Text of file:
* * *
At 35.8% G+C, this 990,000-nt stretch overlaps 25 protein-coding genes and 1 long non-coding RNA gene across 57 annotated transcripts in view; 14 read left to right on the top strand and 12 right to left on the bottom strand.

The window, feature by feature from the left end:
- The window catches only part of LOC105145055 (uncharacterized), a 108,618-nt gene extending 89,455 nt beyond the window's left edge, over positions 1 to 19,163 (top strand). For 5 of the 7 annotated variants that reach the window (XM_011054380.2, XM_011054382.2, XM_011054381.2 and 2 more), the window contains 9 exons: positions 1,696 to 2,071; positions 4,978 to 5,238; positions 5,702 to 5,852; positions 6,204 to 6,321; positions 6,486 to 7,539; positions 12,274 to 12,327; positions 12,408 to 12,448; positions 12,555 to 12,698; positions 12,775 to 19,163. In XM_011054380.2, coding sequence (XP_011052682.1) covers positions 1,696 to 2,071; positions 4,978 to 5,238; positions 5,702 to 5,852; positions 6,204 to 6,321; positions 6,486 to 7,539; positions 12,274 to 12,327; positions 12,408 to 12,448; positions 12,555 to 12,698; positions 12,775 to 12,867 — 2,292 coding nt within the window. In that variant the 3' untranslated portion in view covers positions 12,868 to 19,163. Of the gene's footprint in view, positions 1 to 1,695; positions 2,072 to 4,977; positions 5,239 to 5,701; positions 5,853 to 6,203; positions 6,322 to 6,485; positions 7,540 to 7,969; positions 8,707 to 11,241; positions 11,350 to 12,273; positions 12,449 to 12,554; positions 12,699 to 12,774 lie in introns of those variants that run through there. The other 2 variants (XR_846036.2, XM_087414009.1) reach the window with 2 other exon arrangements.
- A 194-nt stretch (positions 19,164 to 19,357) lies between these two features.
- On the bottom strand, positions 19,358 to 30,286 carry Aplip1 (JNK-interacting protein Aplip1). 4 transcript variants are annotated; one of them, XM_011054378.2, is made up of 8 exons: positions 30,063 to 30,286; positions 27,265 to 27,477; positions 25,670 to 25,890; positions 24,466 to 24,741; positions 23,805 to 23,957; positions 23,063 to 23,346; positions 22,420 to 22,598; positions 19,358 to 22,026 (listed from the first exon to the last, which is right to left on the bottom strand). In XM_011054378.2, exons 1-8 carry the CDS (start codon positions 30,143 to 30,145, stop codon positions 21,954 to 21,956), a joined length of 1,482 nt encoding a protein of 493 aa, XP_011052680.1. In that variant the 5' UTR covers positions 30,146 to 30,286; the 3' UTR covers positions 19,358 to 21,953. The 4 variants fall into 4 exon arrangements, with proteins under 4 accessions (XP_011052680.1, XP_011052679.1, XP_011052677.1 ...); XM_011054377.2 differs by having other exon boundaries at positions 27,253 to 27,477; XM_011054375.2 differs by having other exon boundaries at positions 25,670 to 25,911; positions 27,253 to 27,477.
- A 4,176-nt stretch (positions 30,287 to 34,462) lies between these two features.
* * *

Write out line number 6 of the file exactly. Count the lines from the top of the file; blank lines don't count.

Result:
- A 4,176-nt stretch (positions 30,287 to 34,462) lies between these two features.